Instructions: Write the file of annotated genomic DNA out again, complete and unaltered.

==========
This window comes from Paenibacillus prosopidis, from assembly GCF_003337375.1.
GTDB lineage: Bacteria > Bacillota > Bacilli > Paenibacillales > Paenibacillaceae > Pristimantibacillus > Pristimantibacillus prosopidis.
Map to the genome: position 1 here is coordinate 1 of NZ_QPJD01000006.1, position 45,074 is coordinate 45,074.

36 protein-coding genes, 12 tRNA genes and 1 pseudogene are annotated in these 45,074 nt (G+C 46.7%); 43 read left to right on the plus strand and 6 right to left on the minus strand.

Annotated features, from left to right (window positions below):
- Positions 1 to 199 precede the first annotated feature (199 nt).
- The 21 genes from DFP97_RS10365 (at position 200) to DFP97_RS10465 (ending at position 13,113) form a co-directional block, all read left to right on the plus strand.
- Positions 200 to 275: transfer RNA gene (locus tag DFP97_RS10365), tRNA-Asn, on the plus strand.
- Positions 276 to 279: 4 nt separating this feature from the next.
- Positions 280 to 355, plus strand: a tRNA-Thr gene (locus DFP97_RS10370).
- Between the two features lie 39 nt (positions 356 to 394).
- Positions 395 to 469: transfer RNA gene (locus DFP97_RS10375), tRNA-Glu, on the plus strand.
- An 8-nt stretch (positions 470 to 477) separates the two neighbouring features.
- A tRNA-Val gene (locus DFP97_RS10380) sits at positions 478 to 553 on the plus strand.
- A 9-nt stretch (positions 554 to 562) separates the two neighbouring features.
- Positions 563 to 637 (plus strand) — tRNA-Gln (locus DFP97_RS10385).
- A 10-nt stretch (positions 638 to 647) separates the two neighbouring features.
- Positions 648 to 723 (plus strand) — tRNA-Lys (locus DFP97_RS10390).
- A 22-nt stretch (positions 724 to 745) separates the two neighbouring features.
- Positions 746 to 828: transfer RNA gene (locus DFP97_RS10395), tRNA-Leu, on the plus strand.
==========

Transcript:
This window comes from Paenibacillus prosopidis, from assembly GCF_003337375.1.
GTDB lineage: Bacteria > Bacillota > Bacilli > Paenibacillales > Paenibacillaceae > Pristimantibacillus > Pristimantibacillus prosopidis.
Map to the genome: position 1 here is coordinate 1 of NZ_QPJD01000006.1, position 45,074 is coordinate 45,074.

36 protein-coding genes, 12 tRNA genes and 1 pseudogene are annotated in these 45,074 nt (G+C 46.7%); 43 read left to right on the plus strand and 6 right to left on the minus strand.

Annotated features, from left to right (window positions below):
- Positions 1 to 199 precede the first annotated feature (199 nt).
- The 21 genes from DFP97_RS10365 (at position 200) to DFP97_RS10465 (ending at position 13,113) form a co-directional block, all read left to right on the plus strand.
- Positions 200 to 275: transfer RNA gene (locus tag DFP97_RS10365), tRNA-Asn, on the plus strand.
- Positions 276 to 279: 4 nt separating this feature from the next.
- Positions 280 to 355, plus strand: a tRNA-Thr gene (locus DFP97_RS10370).
- Between the two features lie 39 nt (positions 356 to 394).
- Positions 395 to 469: transfer RNA gene (locus DFP97_RS10375), tRNA-Glu, on the plus strand.
- An 8-nt stretch (positions 470 to 477) separates the two neighbouring features.
- A tRNA-Val gene (locus DFP97_RS10380) sits at positions 478 to 553 on the plus strand.
- A 9-nt stretch (positions 554 to 562) separates the two neighbouring features.
- Positions 563 to 637 (plus strand) — tRNA-Gln (locus DFP97_RS10385).
- A 10-nt stretch (positions 638 to 647) separates the two neighbouring features.
- Positions 648 to 723 (plus strand) — tRNA-Lys (locus DFP97_RS10390).
- A 22-nt stretch (positions 724 to 745) separates the two neighbouring features.
- Positions 746 to 828: transfer RNA gene (locus DFP97_RS10395), tRNA-Leu, on the plus strand.